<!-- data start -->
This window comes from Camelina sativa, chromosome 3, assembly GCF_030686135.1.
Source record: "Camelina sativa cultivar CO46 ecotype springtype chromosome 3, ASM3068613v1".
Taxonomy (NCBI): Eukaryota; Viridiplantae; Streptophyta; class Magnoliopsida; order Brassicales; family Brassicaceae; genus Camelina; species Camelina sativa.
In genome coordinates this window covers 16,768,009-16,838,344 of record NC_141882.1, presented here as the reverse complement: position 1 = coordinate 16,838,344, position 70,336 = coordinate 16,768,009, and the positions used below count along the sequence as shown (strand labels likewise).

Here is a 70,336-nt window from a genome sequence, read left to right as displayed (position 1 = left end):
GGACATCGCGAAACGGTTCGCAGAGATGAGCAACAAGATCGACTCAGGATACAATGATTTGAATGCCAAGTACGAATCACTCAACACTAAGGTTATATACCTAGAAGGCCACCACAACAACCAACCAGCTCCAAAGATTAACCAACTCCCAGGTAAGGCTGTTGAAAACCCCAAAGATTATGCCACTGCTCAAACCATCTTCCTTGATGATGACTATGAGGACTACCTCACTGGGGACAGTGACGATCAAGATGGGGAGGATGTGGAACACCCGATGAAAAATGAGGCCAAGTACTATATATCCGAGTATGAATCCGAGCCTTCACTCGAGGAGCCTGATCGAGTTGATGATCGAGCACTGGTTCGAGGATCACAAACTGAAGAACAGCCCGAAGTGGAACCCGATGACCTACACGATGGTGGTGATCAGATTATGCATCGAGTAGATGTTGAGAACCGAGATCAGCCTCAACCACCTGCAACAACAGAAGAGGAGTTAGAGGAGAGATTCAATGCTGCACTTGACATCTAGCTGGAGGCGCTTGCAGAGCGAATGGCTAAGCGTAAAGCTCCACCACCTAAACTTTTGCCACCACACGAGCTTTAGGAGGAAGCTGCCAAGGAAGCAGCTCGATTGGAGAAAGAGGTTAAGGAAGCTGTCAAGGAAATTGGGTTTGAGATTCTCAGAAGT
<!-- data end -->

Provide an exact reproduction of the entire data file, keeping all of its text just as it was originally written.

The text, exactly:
This window comes from Camelina sativa, chromosome 3, assembly GCF_030686135.1.
Source record: "Camelina sativa cultivar CO46 ecotype springtype chromosome 3, ASM3068613v1".
Taxonomy (NCBI): Eukaryota; Viridiplantae; Streptophyta; class Magnoliopsida; order Brassicales; family Brassicaceae; genus Camelina; species Camelina sativa.
In genome coordinates this window covers 16,768,009-16,838,344 of record NC_141882.1, presented here as the reverse complement: position 1 = coordinate 16,838,344, position 70,336 = coordinate 16,768,009, and the positions used below count along the sequence as shown (strand labels likewise).

Here is a 70,336-nt window from a genome sequence, read left to right as displayed (position 1 = left end):
GGACATCGCGAAACGGTTCGCAGAGATGAGCAACAAGATCGACTCAGGATACAATGATTTGAATGCCAAGTACGAATCACTCAACACTAAGGTTATATACCTAGAAGGCCACCACAACAACCAACCAGCTCCAAAGATTAACCAACTCCCAGGTAAGGCTGTTGAAAACCCCAAAGATTATGCCACTGCTCAAACCATCTTCCTTGATGATGACTATGAGGACTACCTCACTGGGGACAGTGACGATCAAGATGGGGAGGATGTGGAACACCCGATGAAAAATGAGGCCAAGTACTATATATCCGAGTATGAATCCGAGCCTTCACTCGAGGAGCCTGATCGAGTTGATGATCGAGCACTGGTTCGAGGATCACAAACTGAAGAACAGCCCGAAGTGGAACCCGATGACCTACACGATGGTGGTGATCAGATTATGCATCGAGTAGATGTTGAGAACCGAGATCAGCCTCAACCACCTGCAACAACAGAAGAGGAGTTAGAGGAGAGATTCAATGCTGCACTTGACATCTAGCTGGAGGCGCTTGCAGAGCGAATGGCTAAGCGTAAAGCTCCACCACCTAAACTTTTGCCACCACACGAGCTTTAGGAGGAAGCTGCCAAGGAAGCAGCTCGATTGGAGAAAGAGGTTAAGGAAGCTGTCAAGGAAATTGGGTTTGAGATTCTCAGAAGT